Saturday, 24 October 2009
The year started with a 'residential week', which in reality could have been compressed into a couple of days. We were assigned into small groups, there's only two men in my group and we're both called Jim. Ironically, the other Jim is an active member of the Scottish Socialist Party, so politically we are at opposite ends of the spectrum, but get along very well.
The rest of the group, to differentiate between us when we are all online, decided to call the other Jim 'Trot Boy' and to call me 'Tory Boy'. This worked rather well, and ensured no-one mistook me for being the kind of fellow who is against evictions and indulges in 'direct action' action against supermarkets etc (I'm not sure what 'direct action' is in reality, but Trot Boy spoke highly of it as a past-time.
In week six I got a call at home from the university. Some academic had been reviewing our posts and felt it was not appropriate for me to be called Tory Boy. I pointed out that I was in no way offended, actually found it quite amusing, and the two nicknames worked well.
The 'Thought Police' were having none of it and said it 'blurred lines'. I really don't know what that means, and didn't ask as it sounded like some 'right on' social worker crap that I wouldn't understand anyway.
Was there really any need for this intervention? I'd say no. Our group gets on really well, and we have some good and constructive arguments. I'm 42 years old, been called far worse than 'Tory Boy' and don't really need the protection of some well meaning, lentil eating clown I've never met.
If I'd been offended, I'd have said so. I wasn't, and neither was Trot Boy, so why the fuss? It really is a complete load of guff and having this type of PC garbage forced on us is a joke.
Tuesday, 13 October 2009
Good effort who ever you are!
Sunday, 11 October 2009
She has previously come up with some 'masterpieces' including this one:
Yup, what looks like an average bedroom, is in fact a piece of 'art'. I often wonder just how much of 'the emperors new clothes' comes into play when modern artists make it big these days.
Personally, I think her 'work' is utter crap. So good riddance then, and don't forget to take that rubbish tent thing you did either.
Saturday, 10 October 2009
I saw this item on the news the other night, and of course, whilst I would never condone violence, there is something of an irony when two yobs attack two people on the street and come off much worse for the experience.
It turns out that the two people they attacked were cage fighters in drag heading to a stag party..................
Sunday, 4 October 2009
I proposed to Girlfriend whilst I was there, and am delighted she said yes.
The Louvre was a fantastic experience and well worth spending more than one day there. I had forgotten one of my favourite paintings by Caravaggio (a portrait of the Grandmaster of the Knights of Malta) was there and it was great to see it first hand.
The crowd gathered round the Mona Lisa was huge (what on earth is it about that painting? I just don't get it). We did the usual touristy things and it was a great holiday.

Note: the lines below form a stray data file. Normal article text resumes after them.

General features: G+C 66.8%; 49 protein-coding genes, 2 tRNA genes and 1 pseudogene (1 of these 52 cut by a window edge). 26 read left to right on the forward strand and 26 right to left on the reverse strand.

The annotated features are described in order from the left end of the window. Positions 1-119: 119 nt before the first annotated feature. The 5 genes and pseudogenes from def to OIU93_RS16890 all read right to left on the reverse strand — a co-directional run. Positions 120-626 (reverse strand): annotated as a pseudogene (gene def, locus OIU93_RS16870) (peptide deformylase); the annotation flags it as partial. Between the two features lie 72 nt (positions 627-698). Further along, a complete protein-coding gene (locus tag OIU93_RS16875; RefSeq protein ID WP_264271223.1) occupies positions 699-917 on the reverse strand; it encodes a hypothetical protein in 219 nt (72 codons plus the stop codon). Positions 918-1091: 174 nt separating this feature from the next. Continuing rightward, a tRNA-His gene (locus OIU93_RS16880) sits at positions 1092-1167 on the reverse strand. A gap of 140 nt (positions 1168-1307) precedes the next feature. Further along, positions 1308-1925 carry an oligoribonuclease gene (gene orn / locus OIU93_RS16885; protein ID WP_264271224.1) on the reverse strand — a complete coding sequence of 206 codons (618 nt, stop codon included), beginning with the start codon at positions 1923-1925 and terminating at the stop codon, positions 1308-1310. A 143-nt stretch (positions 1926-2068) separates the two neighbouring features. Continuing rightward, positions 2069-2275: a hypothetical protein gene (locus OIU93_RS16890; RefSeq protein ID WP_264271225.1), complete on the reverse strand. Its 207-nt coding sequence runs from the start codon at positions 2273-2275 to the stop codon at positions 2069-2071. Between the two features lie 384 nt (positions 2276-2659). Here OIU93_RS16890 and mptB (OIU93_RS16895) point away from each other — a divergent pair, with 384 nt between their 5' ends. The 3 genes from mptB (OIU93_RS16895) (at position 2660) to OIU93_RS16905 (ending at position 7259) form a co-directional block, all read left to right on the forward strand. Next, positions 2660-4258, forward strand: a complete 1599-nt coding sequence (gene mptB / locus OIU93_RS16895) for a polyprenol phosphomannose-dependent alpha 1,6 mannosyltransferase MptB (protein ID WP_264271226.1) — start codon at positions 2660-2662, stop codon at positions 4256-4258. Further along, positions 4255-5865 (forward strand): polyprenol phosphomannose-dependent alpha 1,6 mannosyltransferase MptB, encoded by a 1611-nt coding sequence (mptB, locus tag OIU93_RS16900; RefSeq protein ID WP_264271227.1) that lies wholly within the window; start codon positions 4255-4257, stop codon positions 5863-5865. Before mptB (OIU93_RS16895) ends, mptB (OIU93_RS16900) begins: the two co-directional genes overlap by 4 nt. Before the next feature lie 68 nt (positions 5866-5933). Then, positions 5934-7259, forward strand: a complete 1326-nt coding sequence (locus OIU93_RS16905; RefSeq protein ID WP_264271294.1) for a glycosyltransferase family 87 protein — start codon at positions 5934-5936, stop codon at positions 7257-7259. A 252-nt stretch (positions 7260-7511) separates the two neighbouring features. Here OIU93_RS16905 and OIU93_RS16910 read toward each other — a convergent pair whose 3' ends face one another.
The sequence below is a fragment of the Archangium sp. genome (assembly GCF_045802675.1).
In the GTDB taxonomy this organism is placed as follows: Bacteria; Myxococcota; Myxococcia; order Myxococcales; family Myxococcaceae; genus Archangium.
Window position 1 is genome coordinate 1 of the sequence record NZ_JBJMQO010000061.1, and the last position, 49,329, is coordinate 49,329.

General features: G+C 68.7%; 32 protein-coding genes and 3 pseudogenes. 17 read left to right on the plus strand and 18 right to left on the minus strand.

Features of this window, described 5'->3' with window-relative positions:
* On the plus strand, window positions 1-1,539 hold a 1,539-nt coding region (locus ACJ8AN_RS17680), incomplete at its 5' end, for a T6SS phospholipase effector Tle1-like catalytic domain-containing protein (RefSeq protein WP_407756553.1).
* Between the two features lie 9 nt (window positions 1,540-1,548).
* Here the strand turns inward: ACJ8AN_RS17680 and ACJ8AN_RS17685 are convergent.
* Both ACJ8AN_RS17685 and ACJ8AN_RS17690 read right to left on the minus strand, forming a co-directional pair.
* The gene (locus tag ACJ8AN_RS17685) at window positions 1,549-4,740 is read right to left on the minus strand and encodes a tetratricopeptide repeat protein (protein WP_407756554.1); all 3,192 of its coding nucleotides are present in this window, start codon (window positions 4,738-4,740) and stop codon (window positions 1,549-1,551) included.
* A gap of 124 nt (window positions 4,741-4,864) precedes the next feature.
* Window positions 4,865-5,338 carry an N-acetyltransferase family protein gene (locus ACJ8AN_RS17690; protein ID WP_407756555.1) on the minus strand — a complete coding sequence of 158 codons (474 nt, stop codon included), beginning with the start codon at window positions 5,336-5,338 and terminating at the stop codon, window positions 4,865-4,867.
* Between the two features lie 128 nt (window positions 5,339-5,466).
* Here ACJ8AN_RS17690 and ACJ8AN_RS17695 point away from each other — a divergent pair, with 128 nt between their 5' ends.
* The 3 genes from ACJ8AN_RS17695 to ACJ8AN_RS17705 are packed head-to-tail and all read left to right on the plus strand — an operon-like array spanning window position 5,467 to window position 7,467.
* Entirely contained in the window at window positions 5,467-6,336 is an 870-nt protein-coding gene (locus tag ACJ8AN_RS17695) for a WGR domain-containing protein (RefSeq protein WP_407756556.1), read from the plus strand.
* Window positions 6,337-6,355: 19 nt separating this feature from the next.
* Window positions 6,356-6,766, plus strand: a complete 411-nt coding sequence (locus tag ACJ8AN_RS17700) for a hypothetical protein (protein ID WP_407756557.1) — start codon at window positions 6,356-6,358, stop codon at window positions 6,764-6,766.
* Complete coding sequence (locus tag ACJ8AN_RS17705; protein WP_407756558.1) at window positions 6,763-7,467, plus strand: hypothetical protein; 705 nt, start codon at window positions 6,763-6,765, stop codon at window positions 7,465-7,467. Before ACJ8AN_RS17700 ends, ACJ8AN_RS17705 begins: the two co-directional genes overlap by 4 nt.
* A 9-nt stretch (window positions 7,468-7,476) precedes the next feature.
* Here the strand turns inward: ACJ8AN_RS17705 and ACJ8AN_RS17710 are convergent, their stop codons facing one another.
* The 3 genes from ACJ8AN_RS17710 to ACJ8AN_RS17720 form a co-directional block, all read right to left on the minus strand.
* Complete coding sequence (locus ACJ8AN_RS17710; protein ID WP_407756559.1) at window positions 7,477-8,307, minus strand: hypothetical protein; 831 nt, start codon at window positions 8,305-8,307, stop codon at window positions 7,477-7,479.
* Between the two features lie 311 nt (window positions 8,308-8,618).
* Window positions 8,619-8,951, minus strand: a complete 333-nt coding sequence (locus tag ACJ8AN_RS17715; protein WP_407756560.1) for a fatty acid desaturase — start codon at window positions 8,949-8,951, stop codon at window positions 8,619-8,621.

A couple of things I noticed though, was how clean the streets were. It wasn't necessarily because the streets were cleaned so frequently, people just didn't drop litter, even though huge amounts of them were eating lunch as they went about their business.
Litter is something that I get a lot of complaints about, and fair enough. But there wouldn't be so much litter if people didn't just drop stuff on the street, even though a bin can be a couple of yards away.
Another thing I noticed was how few drunk people I saw. Going out at night to bars and bistro's, the vast majority of the people were drinking coffee or soft drinks. It wasn't because alcohol was much more expensive, as the price was comparable with coffee or coke. People just weren't drinking to excess, and most weren't drinking alcohol at all. This makes me wonder even more just how effective Mr MacAskill's plan to introduce minimum pricing on alcohol would be.
There was a also a high number of police around, more than I've ever seen before. On top of that, small squads of soldiers were sometimes out on foot patrol looking very professional (apart from one guy at the back who was busy texting one time).
Apart from two noteable exceptions the service was usually pretty indifferent at best, which is quite galling (did you see what I did there?) given the prices that were being charged (£26 for a mixed grill in a small restaurant).
Waiting at the airport for a flight home early in the morning, four Americans (resplendent in their new 'Paris' T shirts) sat down and loudly proclaimed that the French would make a fortune if they sold MacDonald's breakfasts. Yup, because clearly there's little profit to be made by charging £16 for two croissants and two thimble sized cups of coffee.
Ironically, it has now been announced that MacDonalds is opening a 'restaurant' in the Louvre, which is upsetting the French no end, though they haven't started rioting in the streets over it yet.
Anyhoo, it's good to be back and we got the ring here. It's a great shop on George St in Edinburgh, with some fantastic items. I've bought a few things from there in the past few years, and it's well worth a visit.
Parliament is back and it's been good to get in and catch up. I have also started a post graduate course in housing at Stirling University, which I'm finding really interesting and useful.
All in all, it has been an interesting time really, and I suppose the wedding plans will have to start soon. Boss has kindly agreed to be my best man, and Fiance has got her bridesmaids lined up too.
I will endeavour not to put up too many posts on the wedding preparations. A colleague in Parliament would come in and give extremely lengthy and detailed updates on her wedding over the course of the two years it took to organise and there really can't be anything more boring.